Libyan Finance & banking system

Source: ANIMA Business Network

The banking sector is made up of the Central Bank of Libya (CBL), five state-owned commercial banks, one private commercial bank (Bank of Commerce and Development), and 48 national banks. The largest of the state-owned commercial banks, the Libyan Arab Foreign Bank (LAFB), has subsidiaries and affiliates in more than 30 countries. Other state-owned banks are the Jamahiriya Bank, the National Commercial Bank, the Sahara Bank (in the process of being privatised), the Umma Bank and the Wahda Bank.
A new banking law on banking restructuring, currency and credit (n°1 of January 12, 2005) has been passed. It aims to modernize and introduce market-based monetary instruments into the financial system in order to give the banking sector a more proactive role in redistribution of capital flows to the country’s most productive sectors.
This legislation gives the Central Bank of Libya (CBL) greater responsibility in the conduct of monetary policy, including the right to issue its own securities. In addition, authorities have lowered interest rates across the board in an effort to encourage private sector demand for credit and developed a strategy to modernize the payment system. An anti-money laundering (AML) law has also been adopted (law n°2 of 2005).
Commercial banks must assume the form of a Libyan joint-stock company with paid-up capital of at least LYD10 million. According to the new law (art. 67), the Central Bank of Libya can authorize the establishment of banks with foreign capital. It can also allow foreign banks to hold shares in domestic banks and to open branches or representational offices, although capital allocated for branch activities in Libya must be of least $50 million.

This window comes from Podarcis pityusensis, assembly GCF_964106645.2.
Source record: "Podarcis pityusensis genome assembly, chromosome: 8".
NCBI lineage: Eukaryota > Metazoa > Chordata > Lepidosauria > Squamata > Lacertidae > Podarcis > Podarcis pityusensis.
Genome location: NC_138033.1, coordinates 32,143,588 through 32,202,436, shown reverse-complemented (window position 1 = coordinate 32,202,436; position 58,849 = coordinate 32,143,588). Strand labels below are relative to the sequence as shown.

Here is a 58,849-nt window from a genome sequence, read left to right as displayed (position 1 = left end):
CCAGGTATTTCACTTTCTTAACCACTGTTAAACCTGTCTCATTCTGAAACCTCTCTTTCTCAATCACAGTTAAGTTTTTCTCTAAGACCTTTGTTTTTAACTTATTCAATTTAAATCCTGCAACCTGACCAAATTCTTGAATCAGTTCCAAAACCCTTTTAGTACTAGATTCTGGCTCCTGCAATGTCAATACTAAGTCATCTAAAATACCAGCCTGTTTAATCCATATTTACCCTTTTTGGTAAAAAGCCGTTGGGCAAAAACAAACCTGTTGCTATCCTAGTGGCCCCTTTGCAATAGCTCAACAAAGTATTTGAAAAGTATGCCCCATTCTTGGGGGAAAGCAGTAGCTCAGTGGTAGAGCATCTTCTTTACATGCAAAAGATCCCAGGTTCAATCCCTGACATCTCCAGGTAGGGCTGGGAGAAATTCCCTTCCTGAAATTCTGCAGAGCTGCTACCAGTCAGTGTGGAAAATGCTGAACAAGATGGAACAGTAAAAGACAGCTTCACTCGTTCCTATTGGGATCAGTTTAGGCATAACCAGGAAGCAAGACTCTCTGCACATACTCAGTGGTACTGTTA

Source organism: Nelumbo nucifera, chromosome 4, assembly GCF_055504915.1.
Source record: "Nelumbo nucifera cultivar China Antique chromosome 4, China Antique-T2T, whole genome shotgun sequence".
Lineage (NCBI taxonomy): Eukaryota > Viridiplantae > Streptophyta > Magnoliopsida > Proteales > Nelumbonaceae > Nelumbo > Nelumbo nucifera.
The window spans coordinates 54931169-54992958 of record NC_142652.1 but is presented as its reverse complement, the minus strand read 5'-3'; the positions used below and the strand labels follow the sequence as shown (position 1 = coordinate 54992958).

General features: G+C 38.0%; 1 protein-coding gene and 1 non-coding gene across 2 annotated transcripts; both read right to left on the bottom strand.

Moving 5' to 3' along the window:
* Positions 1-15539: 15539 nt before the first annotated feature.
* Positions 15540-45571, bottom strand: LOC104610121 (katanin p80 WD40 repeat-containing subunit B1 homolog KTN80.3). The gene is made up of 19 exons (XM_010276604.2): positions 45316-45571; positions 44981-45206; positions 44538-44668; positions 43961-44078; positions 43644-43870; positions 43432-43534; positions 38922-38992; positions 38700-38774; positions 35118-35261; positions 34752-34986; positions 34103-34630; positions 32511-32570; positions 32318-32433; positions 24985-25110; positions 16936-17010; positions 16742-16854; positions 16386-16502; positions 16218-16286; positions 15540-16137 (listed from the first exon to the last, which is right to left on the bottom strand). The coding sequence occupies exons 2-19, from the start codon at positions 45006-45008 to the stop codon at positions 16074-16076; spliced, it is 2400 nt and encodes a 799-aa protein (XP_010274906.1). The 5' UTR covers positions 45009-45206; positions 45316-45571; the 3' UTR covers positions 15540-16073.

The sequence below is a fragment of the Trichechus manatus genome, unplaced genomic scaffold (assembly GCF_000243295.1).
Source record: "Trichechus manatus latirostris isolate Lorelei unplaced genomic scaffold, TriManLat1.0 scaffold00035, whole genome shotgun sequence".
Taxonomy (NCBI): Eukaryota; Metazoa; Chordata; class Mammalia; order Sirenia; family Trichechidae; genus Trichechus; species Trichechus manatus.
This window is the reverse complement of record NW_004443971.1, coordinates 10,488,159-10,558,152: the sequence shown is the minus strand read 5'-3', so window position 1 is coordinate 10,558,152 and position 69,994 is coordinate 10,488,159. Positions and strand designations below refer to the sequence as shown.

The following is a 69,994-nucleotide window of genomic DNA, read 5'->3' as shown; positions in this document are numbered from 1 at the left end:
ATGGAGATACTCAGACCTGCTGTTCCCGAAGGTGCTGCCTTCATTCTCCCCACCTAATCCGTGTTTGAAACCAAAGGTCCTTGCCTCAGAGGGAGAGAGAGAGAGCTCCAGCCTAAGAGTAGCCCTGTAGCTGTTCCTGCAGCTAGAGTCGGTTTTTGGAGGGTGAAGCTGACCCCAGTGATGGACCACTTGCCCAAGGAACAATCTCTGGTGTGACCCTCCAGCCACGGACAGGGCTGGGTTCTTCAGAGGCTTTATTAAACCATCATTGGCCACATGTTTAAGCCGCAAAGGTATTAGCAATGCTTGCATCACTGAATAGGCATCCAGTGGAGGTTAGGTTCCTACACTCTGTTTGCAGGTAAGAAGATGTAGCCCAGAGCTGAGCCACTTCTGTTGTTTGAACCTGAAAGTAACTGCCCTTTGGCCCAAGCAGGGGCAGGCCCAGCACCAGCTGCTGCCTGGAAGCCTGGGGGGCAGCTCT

The Central Bank of Libya (CBL) was created in 1956 to maintain the stability of Libya’s currency and to promote sustained economy growth in line with overall economic policy. Under the new law of January 12, 2005, the CBL has a greater role and supervisory measures have been strengthened. The Central Bank controls money supply and credit, supervises commercial banks to ensure sound financial positions and protection of depositor and shareholder rights and to advise the State on the formulation and implementation of financial and economic policy.
In addition, the CBL issued a number of decrees to improve commercial bank operations, launched privatisation of the Sahara Bank and recapitalized three of the five state-owned commercial banks. The governor of the Central Bank announced that privatisation of major banks will continue at the beginning of 2006, with that of the Wahda Bank already scheduled. As of August 2005, banks were granted autonomy to freely determine interest rates on deposits and to set lending rates within a range of 250 base points above the discount rate (currently 4 percent).
In the area of foreign exchange controls, the Libyan dinar is used only for current operations within the country since it is not a convertible currency. However, foreign investors have the right to open an account in convertible foreign currencies at any commercial bank or the Libyan Arab Foreign Bank. There are two offshore banks: the Valetta Bank (Malta) and the British Arab Commercial Bank (UK). Bawag PSK (Austria) opened a representational office in 2005, as has HSBC. Other foreign banks such as the International Arab Bank (Egypt), the Swiss Bank Channel, and the Housing Bank of Amman have announced their intention to open offices in the near future.
The government has reduced its debt with commercial trade banks and the Central Bank to zero. The financial sector is underdeveloped and the payment system, no more than embryonic, is being modernized. Credit card facilities will soon be introduced.